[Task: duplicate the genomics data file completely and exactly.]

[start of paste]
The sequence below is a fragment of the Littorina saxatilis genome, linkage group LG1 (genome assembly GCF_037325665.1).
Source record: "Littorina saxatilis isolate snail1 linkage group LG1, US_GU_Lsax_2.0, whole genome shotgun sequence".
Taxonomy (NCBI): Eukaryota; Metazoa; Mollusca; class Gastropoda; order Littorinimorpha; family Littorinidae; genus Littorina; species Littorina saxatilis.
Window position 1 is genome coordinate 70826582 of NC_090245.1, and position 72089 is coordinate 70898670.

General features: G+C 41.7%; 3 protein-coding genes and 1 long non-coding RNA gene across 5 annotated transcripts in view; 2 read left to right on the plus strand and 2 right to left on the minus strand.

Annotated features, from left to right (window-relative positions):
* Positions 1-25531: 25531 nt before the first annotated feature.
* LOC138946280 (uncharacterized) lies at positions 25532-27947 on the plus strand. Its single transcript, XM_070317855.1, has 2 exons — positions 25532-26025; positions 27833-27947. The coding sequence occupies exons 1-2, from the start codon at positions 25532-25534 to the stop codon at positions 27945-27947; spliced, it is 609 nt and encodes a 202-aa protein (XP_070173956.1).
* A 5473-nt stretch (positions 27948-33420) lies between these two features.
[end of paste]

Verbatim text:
The sequence below is a fragment of the Littorina saxatilis genome, linkage group LG1 (genome assembly GCF_037325665.1).
Source record: "Littorina saxatilis isolate snail1 linkage group LG1, US_GU_Lsax_2.0, whole genome shotgun sequence".
Taxonomy (NCBI): Eukaryota; Metazoa; Mollusca; class Gastropoda; order Littorinimorpha; family Littorinidae; genus Littorina; species Littorina saxatilis.
Window position 1 is genome coordinate 70826582 of NC_090245.1, and position 72089 is coordinate 70898670.

General features: G+C 41.7%; 3 protein-coding genes and 1 long non-coding RNA gene across 5 annotated transcripts in view; 2 read left to right on the plus strand and 2 right to left on the minus strand.

Annotated features, from left to right (window-relative positions):
* Positions 1-25531: 25531 nt before the first annotated feature.
* LOC138946280 (uncharacterized) lies at positions 25532-27947 on the plus strand. Its single transcript, XM_070317855.1, has 2 exons — positions 25532-26025; positions 27833-27947. The coding sequence occupies exons 1-2, from the start codon at positions 25532-25534 to the stop codon at positions 27945-27947; spliced, it is 609 nt and encodes a 202-aa protein (XP_070173956.1).
* A 5473-nt stretch (positions 27948-33420) lies between these two features.